Felix Cat


The student newspaper of Imperial College London

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Issue 1754 (PDF)
The student newspaper of Imperial College London

Keep the Cat Free

Bringing Classical Back To The Masses


in Issue 1754

So often, when people talk about Classical music, many will either zone out, or groan. It’s somewhat alien, elitist, and many can find it boring. Elitist- yes, classical music has a problem, though this is starting to change over the summer, with some fantastic underrated composers being discussed in a recent BBC4 documentary (along with the rest of the arts programmes that no longer feature on BBC1 and 2). Much progress is needed though, as the Vienna Philharmonic rejected what would have been their first female principle flautist just this year. Alien- that’s what I hope to address in this column. The people who teach classical music have it wrong. They start with Mozart and Beethoven- the largest two names, but often with what can seem to young people as ancient and,well, boring. I was forcefed classical music from a young age by a very musical family, however when it was my turn to listen to music it was (60s) pop, until the age of 16. What happened? I listened to more 20th century classical music, which is what most young classical musicians prefer anyway (I read about an orchestra in Norway, I think, that plays only 20th century composers and enjoys a large audience with an average age in the 20s).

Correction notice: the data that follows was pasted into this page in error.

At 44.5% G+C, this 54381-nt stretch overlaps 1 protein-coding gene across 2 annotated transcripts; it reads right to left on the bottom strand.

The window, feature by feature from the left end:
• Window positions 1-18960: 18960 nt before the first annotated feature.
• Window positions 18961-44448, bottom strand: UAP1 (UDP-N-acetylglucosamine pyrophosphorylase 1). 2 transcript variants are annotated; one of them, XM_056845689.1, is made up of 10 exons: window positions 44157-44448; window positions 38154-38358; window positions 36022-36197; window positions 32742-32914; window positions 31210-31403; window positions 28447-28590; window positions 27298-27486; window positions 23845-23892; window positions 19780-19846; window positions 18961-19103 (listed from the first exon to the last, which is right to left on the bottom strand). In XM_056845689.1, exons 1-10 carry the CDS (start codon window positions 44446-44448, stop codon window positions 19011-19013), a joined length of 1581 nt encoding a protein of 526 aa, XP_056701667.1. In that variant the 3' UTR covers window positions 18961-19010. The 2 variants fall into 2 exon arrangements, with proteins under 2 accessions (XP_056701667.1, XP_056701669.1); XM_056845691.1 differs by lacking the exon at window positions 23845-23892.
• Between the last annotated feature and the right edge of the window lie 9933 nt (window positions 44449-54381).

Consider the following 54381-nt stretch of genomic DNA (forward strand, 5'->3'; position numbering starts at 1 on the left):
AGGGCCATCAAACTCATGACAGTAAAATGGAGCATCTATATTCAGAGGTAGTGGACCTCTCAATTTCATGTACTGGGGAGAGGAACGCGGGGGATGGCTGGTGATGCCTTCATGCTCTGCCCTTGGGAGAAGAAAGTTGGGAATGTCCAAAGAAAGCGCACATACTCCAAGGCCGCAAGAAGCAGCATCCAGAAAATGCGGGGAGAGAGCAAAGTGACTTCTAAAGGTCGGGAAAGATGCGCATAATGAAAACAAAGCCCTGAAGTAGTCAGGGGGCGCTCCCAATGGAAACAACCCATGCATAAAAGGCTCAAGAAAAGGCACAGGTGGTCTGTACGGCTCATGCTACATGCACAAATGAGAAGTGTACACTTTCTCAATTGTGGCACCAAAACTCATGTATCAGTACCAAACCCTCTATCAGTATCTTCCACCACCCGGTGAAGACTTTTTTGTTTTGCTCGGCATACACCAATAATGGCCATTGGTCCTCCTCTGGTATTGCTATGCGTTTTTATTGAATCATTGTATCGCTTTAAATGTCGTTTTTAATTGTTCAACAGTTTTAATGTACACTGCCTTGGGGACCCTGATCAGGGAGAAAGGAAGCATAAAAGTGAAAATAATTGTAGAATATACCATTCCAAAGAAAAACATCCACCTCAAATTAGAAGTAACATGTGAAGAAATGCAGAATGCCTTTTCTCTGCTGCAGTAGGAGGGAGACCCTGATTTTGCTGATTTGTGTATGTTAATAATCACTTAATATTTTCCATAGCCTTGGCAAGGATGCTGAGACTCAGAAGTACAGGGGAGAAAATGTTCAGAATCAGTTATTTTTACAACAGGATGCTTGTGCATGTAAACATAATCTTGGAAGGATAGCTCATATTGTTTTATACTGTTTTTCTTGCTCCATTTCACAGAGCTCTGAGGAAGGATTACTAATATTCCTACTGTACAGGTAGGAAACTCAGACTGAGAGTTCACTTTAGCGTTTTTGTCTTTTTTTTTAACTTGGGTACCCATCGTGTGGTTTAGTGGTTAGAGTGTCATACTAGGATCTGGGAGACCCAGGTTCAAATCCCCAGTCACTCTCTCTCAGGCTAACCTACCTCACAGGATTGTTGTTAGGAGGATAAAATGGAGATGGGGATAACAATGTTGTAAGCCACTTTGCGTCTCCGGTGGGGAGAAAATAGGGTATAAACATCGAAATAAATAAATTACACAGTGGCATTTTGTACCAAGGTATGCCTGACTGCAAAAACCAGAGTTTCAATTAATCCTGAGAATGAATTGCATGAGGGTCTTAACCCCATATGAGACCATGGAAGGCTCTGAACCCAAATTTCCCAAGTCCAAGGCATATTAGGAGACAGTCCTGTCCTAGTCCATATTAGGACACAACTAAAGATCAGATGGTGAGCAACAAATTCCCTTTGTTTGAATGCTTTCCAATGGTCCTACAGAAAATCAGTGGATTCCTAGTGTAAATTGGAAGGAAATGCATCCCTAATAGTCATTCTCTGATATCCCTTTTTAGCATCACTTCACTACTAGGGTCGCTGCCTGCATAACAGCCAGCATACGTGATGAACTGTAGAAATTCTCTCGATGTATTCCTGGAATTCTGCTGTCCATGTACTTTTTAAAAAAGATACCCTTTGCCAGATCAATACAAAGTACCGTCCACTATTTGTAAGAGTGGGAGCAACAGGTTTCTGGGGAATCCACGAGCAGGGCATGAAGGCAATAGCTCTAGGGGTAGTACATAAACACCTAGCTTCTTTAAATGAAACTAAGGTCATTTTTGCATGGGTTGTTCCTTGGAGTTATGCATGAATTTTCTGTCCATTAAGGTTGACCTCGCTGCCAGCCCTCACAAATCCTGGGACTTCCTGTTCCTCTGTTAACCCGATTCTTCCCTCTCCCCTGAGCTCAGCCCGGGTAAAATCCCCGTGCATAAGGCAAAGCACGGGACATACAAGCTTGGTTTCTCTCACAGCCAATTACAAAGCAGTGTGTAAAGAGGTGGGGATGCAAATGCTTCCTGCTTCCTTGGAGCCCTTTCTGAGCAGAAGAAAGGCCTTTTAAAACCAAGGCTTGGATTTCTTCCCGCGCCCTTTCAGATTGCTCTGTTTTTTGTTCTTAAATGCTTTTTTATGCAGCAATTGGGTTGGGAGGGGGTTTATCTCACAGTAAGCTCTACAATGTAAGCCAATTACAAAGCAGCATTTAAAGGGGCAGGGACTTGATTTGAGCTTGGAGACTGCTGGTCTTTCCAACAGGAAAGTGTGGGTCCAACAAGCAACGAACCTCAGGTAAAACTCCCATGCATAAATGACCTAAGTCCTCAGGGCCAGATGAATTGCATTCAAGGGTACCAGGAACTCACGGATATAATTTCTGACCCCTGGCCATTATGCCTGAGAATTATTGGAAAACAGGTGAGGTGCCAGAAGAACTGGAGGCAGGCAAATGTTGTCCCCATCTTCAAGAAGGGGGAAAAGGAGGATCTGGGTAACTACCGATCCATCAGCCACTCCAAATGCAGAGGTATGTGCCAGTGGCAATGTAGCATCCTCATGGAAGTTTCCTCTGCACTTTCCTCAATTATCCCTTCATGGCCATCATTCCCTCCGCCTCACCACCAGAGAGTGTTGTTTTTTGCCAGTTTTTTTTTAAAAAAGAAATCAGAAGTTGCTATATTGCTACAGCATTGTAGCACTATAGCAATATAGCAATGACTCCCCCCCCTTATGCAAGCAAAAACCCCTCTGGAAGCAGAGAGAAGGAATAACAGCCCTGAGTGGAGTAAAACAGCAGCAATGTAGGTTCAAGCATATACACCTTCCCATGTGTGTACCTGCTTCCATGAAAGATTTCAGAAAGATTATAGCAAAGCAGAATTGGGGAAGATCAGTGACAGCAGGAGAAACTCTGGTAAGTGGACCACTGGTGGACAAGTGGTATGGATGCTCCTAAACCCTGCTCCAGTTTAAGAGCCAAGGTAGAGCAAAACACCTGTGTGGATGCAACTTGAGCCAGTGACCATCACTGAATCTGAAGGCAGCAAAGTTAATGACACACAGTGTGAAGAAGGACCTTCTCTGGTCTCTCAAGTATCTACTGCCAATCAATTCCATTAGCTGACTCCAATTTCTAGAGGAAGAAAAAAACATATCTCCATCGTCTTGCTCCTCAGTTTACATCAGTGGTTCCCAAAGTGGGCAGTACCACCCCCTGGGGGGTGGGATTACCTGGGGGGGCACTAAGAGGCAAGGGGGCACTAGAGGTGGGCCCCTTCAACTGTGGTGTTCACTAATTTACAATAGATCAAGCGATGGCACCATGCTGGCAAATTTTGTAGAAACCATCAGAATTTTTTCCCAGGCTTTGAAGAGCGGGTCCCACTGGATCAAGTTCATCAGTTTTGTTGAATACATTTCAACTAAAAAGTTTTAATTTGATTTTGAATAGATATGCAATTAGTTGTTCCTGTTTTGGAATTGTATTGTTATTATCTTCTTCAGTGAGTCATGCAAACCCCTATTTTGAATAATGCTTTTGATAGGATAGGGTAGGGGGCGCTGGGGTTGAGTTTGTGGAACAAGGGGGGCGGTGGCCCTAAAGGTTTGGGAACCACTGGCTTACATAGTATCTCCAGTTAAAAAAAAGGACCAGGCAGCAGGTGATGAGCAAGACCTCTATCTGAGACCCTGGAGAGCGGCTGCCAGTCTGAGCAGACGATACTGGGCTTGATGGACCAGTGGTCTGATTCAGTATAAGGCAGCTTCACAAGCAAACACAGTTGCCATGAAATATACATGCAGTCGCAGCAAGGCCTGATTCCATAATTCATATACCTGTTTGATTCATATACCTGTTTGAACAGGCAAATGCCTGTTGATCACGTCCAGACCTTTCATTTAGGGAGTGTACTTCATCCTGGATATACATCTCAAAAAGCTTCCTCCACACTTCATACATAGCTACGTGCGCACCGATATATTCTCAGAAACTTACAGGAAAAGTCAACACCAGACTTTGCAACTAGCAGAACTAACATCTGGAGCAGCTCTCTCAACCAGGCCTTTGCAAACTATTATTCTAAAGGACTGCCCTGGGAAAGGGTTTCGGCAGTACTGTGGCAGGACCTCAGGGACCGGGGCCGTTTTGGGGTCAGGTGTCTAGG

My goal in this column, as a conductor of my own student orchestra, will be to piggyback on the small rise in popularity that classical music has had in the recent months and recommend pieces that people without much exposure to classical can actually enjoy. I’ll also spotlight an underrated composer each week with one of their works. I’ll try to keep the pieces I recommend quite short, at least to begin with). I may also get some friends (and anyone interested) to discuss some of their favourite works here too!

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